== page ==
The Ashes 2013-14 December 10, 2013

'England can fight back' - Flower

ESPNcricinfo staff

Andy Flower has said he believes England can fight back against Australia, despite heavy defeats in the first two Tests. England travel to Perth, where the third Test will begin on Friday, trailing 2-0 in the series and in imminent danger of losing the Ashes and Flower, the team director, said his players would have to improve their level of performance.

England have never come from two behind to win an Ashes series and, although a draw would be enough for them to retain the urn, their record at the WACA does not inspire confidence, with one Test victory in 12 visits. Flower, however, questioned the suggestion that Australia's desire has so far been greater than England's.

"I know that we can fight back into the series, absolutely," Flower said. "We have a history of playing competitive cricket and I know we have a mixture of experienced and young players, but a lot of these players have done some amazing things for England in the recent past, and we are going to have to fight for that to happen again.

"Quite frankly, usually in sporting contest when there are losses, especially heavy losses, one of the first areas people look at is lack of fight or the other side wanted it more. That's quite a simplistic view. We've been outplayed in these two Tests, very obviously, and the Australians have outplayed us in all three facets. We haven't been skilful enough for long enough to get into better positions in the matches. That's the crux there."

England on Tuesday named their limited-overs squads to play Australia after the Ashes, from which Kevin Pietersen, James Anderson and Graeme Swann were missing, and Flower said that a de facto rotation policy was intended to prevent fatigue affecting the Test XI.

"I don't think we're jaded," he said. "I don't think we have been skilful in dealing with what the opposition have thrown our way. I think that's part of the reason why we take players out of the spotlight occasionally is to ensure they don't burn out physically, or mentally of emotionally because the schedules are quite heavy. We try to make those decisions in a responsible manner. The main reason for pulling players out of squads is so that we can maximise their skills and their strengths when they do play. That is one of the challenges, the intensity and the regularity of or fixtures."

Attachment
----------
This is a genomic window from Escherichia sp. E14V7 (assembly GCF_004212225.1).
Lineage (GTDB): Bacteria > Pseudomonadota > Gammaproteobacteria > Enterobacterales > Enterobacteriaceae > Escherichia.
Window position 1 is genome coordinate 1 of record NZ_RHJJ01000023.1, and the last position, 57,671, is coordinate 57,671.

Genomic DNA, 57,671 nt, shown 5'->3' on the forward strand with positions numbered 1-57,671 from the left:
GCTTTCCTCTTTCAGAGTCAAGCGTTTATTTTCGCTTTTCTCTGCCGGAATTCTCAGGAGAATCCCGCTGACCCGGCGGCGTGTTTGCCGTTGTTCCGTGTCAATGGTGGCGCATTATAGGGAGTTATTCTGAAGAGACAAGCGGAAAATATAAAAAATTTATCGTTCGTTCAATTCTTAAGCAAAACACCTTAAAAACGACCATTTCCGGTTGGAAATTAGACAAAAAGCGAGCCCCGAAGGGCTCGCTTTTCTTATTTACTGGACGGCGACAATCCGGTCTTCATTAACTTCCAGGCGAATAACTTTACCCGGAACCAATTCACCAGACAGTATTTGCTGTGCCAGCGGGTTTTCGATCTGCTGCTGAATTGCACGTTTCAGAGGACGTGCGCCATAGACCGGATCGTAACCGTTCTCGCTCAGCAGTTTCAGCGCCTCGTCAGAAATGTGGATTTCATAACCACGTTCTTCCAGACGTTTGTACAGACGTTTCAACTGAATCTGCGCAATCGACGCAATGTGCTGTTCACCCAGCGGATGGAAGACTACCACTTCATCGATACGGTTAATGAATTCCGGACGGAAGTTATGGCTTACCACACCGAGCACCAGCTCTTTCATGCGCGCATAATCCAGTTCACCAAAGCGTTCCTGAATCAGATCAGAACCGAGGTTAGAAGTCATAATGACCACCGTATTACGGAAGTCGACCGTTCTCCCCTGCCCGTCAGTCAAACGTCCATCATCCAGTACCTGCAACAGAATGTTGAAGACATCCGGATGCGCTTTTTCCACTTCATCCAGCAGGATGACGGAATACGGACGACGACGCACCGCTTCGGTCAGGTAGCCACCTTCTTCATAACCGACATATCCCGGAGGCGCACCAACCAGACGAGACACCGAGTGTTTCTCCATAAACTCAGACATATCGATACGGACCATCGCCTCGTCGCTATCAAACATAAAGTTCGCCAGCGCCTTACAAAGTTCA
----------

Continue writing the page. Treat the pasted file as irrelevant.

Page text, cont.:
In four innings, England have only gone past 200 once and Flower admitted that getting big scores on the board, particularly in the first innings, was a priority. The highest individual score by an England batsman is Joe Root's 87, while the senior trio of Alastair Cook, Pietersen and Ian Bell have just one half-century apiece and Flower said that more was required of the team's experienced core, which includes the likes of Anderson and Swann.

"In these sorts of contests and series where the intensity levels are high, you do need your more experienced players, players who have been through similar situations in the past, to come through tough periods and play match-defining innings or produce pressure to create chances with the ball. Yes, absolutely we do," Flower said.

"I think past glories mean nothing in this context. We've got a big challenge to stop the momentum of the opposition and to get ahead in the game. One of those biggest challenges is getting a first innings score on the board. Without that you can't put pressure on the opposition. We had Australia 130 for six in Brisbane but since then they've been ahead in both games."

On the subject of whether some of England's problems were self-inflicted, with poor shot selection costing a number of players their wickets, Flower was clear. "It has happened too often," he said. "Any punter watching the game back home could tell you that. It is the responsibility of the players to find that balance. You can't score runs without playing shots but you have to assess the conditions, assess the balance of the pitch, assess the field setting and then you deliver your game plan accordingly."

England deployed both Swann and Monty Panesar in Adelaide but, with the WACA expected to offer pace and bounce, the requirement for spin will be reduced. Tim Bresnan, who would also stiffen the batting, has been tipped to return to the side after recovering from a back stress fracture, while Steven Finn, Chris Tremlett and Boyd Rankin all offer extra height and bounce. Flower, however would not be drawn on the subject of whether Swann, whose four wickets in the series have come at 99.25, would keep his place, or if England might consider an all-pace attack.

"The conditions in Perth will be very different," he said. "We picked two spinners and that was the right decision to make considering how it turned on day one. We will assess those conditions and we pick the side to give us the best chance of winning. Graeme Swann has been an outstanding spin bowler for us and been very much a part of England's success but we'll assess those conditions and see who will best able to help us 20 wickets."

22.00 GMT, December 10 - This article was updated with new material